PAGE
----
Miso Robotics today announced that its newest kitchen robot, Flippy Robot-on-a-Rail (ROAR), is now commercially available. The final design, which can cook up to 19 food items, mounts the robot on a recessed overhead rail to avoid interfering with human staff. On the backend, improvements to ChefUI, Miso’s software, aim to assist staff with workflows through a dashboard displayed on a 15.6-inch touchscreen mounted to the robot. An Intel depth sensor enables ChefUI to identify food and temperatures while learning to reclassify new foods introduced to ROAR.
ROAR costs around $30,000, but Miso plans to continue to price it down over the next year to $20,000 or less through a $1,000 monthly “robot-as-a-service” fee that includes regular updates and maintenance. ROAR can be purchased on a payment plan through TimePayments, and in the future, Miso says it will offer other financing options involving a lower upfront deployment fee and correspondingly higher software-as-a-service fee.
As declines in business resulting from the COVID-19 pandemic place strains on the hospitality segment, Miso believes that robots working alongside human workers can cut costs while improving efficiency — and overall safety. The company asserts its restaurant partners’ pilots to test ROAR create avenues for reducing human contact with food during the cooking process, ensuring consistency while freeing up human cooks to focus on less repetitive tasks.
Miso has long claimed that ROAR and its predecessor, Flippy, can boost productivity by working with humans as opposed to replacing them. ROAR can be installed under a standard kitchen hood or on the floor, allowing it to work two stations and interact with a cold storage hopper. It benefits from enhancements to ChefUI that expand the number of cookable food categories to chicken tenders, chicken wings, tater tots, french fries and waffle fries, cheese sticks, potato wedges, corn dogs, popcorn shrimp and chicken, onion rings, and more. Most recently, ROAR “learned” to cook Impossible Foods’ Impossible Burger, which Miso says requires special handling because of its texture and thickness.
“Additional new elements [in ROAR] … include an input zone that can receive manually loaded baskets and a safety shield that protects kitchen staff from hot fryers … Now we can really integrate not only with the POS system, but also all the delivery apps,” Miso president and chairman Buck Jordan told VentureBeat via email. “We have also added more cameras and sensors, to enhance our computer vision capabilities to drive more efficient operational workflows for operators. We can now track inventory, down to the chicken nugget, in the back of the house … And we have sped up the learning process for Flippy to scale menus — as quickly as 30 minutes in some cases.”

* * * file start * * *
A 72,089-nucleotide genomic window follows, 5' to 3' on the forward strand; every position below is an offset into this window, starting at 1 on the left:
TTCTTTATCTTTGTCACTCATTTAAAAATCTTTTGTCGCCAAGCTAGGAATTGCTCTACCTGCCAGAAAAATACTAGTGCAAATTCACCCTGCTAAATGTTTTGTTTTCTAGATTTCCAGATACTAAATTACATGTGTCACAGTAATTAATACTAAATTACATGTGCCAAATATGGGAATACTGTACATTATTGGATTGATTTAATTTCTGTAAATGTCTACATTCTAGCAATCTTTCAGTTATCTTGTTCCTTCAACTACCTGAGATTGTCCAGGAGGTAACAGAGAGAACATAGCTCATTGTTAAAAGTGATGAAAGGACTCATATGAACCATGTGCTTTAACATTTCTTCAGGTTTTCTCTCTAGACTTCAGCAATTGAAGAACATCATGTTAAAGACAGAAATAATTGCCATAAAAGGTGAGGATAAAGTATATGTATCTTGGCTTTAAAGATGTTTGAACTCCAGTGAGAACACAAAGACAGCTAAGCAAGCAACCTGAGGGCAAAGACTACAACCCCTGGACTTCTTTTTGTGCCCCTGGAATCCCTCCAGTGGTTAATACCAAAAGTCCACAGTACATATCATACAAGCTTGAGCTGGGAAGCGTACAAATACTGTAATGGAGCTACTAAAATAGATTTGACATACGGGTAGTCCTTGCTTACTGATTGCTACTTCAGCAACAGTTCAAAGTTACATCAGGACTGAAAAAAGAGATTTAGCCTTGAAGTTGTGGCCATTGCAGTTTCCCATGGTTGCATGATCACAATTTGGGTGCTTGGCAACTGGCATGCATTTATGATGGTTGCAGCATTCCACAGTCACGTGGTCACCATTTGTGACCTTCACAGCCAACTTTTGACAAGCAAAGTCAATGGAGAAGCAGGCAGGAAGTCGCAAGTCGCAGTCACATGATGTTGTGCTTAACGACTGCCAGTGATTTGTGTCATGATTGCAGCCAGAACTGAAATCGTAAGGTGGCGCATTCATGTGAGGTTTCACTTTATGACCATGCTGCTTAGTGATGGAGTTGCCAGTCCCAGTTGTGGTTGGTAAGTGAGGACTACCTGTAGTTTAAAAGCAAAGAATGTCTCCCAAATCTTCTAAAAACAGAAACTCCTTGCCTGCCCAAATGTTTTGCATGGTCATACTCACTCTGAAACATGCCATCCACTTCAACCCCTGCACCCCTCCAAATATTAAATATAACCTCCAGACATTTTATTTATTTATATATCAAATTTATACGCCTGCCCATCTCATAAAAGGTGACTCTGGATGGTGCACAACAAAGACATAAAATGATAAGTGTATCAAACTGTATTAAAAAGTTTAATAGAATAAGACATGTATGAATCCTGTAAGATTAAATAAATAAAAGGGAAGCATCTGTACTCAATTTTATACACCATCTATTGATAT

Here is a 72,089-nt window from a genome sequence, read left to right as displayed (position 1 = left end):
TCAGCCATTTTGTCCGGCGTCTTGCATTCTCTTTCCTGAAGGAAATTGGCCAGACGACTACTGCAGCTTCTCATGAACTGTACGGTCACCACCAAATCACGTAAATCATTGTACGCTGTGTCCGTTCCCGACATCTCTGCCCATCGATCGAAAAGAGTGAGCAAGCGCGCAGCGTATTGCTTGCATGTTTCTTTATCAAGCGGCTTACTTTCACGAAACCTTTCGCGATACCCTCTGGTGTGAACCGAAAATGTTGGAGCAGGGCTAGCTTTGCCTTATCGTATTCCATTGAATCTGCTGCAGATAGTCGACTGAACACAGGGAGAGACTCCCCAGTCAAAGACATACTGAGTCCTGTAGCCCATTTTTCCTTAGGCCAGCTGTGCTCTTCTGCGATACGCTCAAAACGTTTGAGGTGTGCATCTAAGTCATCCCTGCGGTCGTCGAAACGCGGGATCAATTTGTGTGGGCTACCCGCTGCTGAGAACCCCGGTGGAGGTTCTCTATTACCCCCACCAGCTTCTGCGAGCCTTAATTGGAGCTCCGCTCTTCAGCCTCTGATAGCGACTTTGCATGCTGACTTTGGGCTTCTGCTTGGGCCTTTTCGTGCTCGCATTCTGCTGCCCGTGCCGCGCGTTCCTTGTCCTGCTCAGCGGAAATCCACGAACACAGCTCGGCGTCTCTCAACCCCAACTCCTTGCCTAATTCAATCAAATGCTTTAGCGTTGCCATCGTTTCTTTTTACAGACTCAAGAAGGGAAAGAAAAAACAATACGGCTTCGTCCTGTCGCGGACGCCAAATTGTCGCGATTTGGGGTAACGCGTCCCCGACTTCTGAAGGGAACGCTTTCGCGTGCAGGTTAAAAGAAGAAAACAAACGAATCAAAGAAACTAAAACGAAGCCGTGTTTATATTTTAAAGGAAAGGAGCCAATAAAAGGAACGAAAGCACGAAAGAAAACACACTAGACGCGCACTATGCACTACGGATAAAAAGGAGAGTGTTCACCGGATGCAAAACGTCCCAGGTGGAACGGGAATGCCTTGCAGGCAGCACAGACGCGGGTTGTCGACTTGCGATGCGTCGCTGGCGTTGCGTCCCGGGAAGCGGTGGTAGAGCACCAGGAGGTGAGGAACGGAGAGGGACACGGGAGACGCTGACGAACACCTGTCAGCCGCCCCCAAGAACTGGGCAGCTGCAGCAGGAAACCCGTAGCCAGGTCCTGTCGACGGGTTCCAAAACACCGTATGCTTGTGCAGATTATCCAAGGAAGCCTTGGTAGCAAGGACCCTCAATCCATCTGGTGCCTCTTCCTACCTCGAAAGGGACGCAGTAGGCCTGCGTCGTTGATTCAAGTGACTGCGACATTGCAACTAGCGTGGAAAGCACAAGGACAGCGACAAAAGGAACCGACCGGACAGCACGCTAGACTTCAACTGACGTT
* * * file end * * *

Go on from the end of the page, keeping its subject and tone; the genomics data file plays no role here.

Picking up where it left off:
ROAR, which features a customizable LED panel that operators can use for branding, is able to prep hundreds of orders an hour thanks to a combination of cameras and safety scanners, procuring frozen food and cooking it without assistance from a human team member. It alerts nearby workers when orders are ready to be served and takes on tasks like scraping grills, draining excess fry oil, and skimming oil between frying batches as it recognizes and monitors items like baskets and burger patties. Plus, it integrates with point-of-sale systems (via ChefUI) to route orders automatically and optimize which tasks to perform, altering portion sizes for foods to map back to customer customization requests.
Miso says it saw “tremendous success” last year, serving up more than 15,000 burgers and more than 31,000 pounds of chicken tenders and tots. ROAR will soon flip burgers at more than 50 CaliBurger locations globally, and it’s already been deployed at a CaliBurger and a White Castle in Pasadena, Dodger Stadium in Los Angeles, and Chase Field in Phoenix.
Despite Miso’s claims to the contrary, think tanks like the Brookings Institution anticipate automation will cause the loss of countless jobs. Roughly 36 million Americans hold jobs with “high exposure” to automation, meaning at least 70% of their tasks could soon be performed by machines using current technology, according to a report. Among those most likely to be affected are cooks, waiters, and others in food services.
But some restaurant industry executives claim high turnover rates underscore the need for automation. The official U.S. Bureau of Labor Statistics turnover rate for the restaurant sector was 81.9% for the 2015 to 2017 period, with the average cost to replace a worker estimated at $2,100 to $2,800.